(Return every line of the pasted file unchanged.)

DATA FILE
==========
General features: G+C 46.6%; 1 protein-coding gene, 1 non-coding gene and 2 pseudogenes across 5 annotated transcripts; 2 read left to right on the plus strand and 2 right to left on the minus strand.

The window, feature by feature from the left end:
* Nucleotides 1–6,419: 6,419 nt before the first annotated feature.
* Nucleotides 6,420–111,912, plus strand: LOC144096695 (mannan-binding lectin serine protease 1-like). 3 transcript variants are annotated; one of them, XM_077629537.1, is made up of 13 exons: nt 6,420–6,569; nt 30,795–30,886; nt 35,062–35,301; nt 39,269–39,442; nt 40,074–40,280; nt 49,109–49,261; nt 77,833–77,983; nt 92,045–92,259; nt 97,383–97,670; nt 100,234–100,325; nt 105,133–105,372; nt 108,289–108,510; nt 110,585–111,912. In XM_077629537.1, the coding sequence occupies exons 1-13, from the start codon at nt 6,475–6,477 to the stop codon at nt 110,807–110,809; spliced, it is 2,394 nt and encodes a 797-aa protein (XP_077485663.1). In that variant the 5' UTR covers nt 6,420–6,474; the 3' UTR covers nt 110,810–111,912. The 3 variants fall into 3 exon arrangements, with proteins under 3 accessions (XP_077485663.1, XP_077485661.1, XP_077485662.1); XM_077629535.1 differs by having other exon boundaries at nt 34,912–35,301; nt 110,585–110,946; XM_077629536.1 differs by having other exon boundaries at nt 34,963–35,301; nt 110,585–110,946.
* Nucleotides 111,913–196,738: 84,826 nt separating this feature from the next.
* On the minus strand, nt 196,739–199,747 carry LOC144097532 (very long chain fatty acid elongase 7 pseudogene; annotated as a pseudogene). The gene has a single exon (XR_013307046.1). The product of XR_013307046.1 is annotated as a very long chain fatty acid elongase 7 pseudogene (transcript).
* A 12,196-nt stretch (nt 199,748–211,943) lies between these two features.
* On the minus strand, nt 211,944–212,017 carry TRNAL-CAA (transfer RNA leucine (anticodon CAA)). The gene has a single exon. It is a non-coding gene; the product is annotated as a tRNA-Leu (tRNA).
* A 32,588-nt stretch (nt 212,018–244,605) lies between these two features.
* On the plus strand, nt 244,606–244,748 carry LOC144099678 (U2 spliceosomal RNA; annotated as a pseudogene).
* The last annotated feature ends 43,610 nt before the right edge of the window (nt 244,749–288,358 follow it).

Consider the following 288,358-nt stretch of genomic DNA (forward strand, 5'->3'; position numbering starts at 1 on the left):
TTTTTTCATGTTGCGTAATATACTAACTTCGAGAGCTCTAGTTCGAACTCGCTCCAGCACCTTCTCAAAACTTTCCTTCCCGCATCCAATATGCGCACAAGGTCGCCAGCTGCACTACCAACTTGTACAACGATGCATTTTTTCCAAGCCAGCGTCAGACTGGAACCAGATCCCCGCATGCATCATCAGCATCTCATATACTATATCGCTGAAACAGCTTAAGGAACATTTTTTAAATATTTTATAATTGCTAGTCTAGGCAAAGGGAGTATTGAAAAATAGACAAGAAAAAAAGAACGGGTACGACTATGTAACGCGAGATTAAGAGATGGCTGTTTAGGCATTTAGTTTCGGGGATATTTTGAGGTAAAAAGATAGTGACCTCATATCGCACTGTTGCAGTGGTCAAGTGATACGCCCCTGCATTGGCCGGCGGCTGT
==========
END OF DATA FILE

General features: G+C 46.6%; 1 protein-coding gene, 1 non-coding gene and 2 pseudogenes across 5 annotated transcripts; 2 read left to right on the plus strand and 2 right to left on the minus strand.

The window, feature by feature from the left end:
* Nucleotides 1–6,419: 6,419 nt before the first annotated feature.
* Nucleotides 6,420–111,912, plus strand: LOC144096695 (mannan-binding lectin serine protease 1-like). 3 transcript variants are annotated; one of them, XM_077629537.1, is made up of 13 exons: nt 6,420–6,569; nt 30,795–30,886; nt 35,062–35,301; nt 39,269–39,442; nt 40,074–40,280; nt 49,109–49,261; nt 77,833–77,983; nt 92,045–92,259; nt 97,383–97,670; nt 100,234–100,325; nt 105,133–105,372; nt 108,289–108,510; nt 110,585–111,912. In XM_077629537.1, the coding sequence occupies exons 1-13, from the start codon at nt 6,475–6,477 to the stop codon at nt 110,807–110,809; spliced, it is 2,394 nt and encodes a 797-aa protein (XP_077485663.1). In that variant the 5' UTR covers nt 6,420–6,474; the 3' UTR covers nt 110,810–111,912. The 3 variants fall into 3 exon arrangements, with proteins under 3 accessions (XP_077485663.1, XP_077485661.1, XP_077485662.1); XM_077629535.1 differs by having other exon boundaries at nt 34,912–35,301; nt 110,585–110,946; XM_077629536.1 differs by having other exon boundaries at nt 34,963–35,301; nt 110,585–110,946.
* Nucleotides 111,913–196,738: 84,826 nt separating this feature from the next.
* On the minus strand, nt 196,739–199,747 carry LOC144097532 (very long chain fatty acid elongase 7 pseudogene; annotated as a pseudogene). The gene has a single exon (XR_013307046.1). The product of XR_013307046.1 is annotated as a very long chain fatty acid elongase 7 pseudogene (transcript).
* A 12,196-nt stretch (nt 199,748–211,943) lies between these two features.
* On the minus strand, nt 211,944–212,017 carry TRNAL-CAA (transfer RNA leucine (anticodon CAA)). The gene has a single exon. It is a non-coding gene; the product is annotated as a tRNA-Leu (tRNA).
* A 32,588-nt stretch (nt 212,018–244,605) lies between these two features.
* On the plus strand, nt 244,606–244,748 carry LOC144099678 (U2 spliceosomal RNA; annotated as a pseudogene).
* The last annotated feature ends 43,610 nt before the right edge of the window (nt 244,749–288,358 follow it).

Consider the following 288,358-nt stretch of genomic DNA (forward strand, 5'->3'; position numbering starts at 1 on the left):
TTTTTTCATGTTGCGTAATATACTAACTTCGAGAGCTCTAGTTCGAACTCGCTCCAGCACCTTCTCAAAACTTTCCTTCCCGCATCCAATATGCGCACAAGGTCGCCAGCTGCACTACCAACTTGTACAACGATGCATTTTTTCCAAGCCAGCGTCAGACTGGAACCAGATCCCCGCATGCATCATCAGCATCTCATATACTATATCGCTGAAACAGCTTAAGGAACATTTTTTAAATATTTTATAATTGCTAGTCTAGGCAAAGGGAGTATTGAAAAATAGACAAGAAAAAAAGAACGGGTACGACTATGTAACGCGAGATTAAGAGATGGCTGTTTAGGCATTTAGTTTCGGGGATATTTTGAGGTAAAAAGATAGTGACCTCATATCGCACTGTTGCAGTGGTCAAGTGATACGCCCCTGCATTGGCCGGCGGCTGT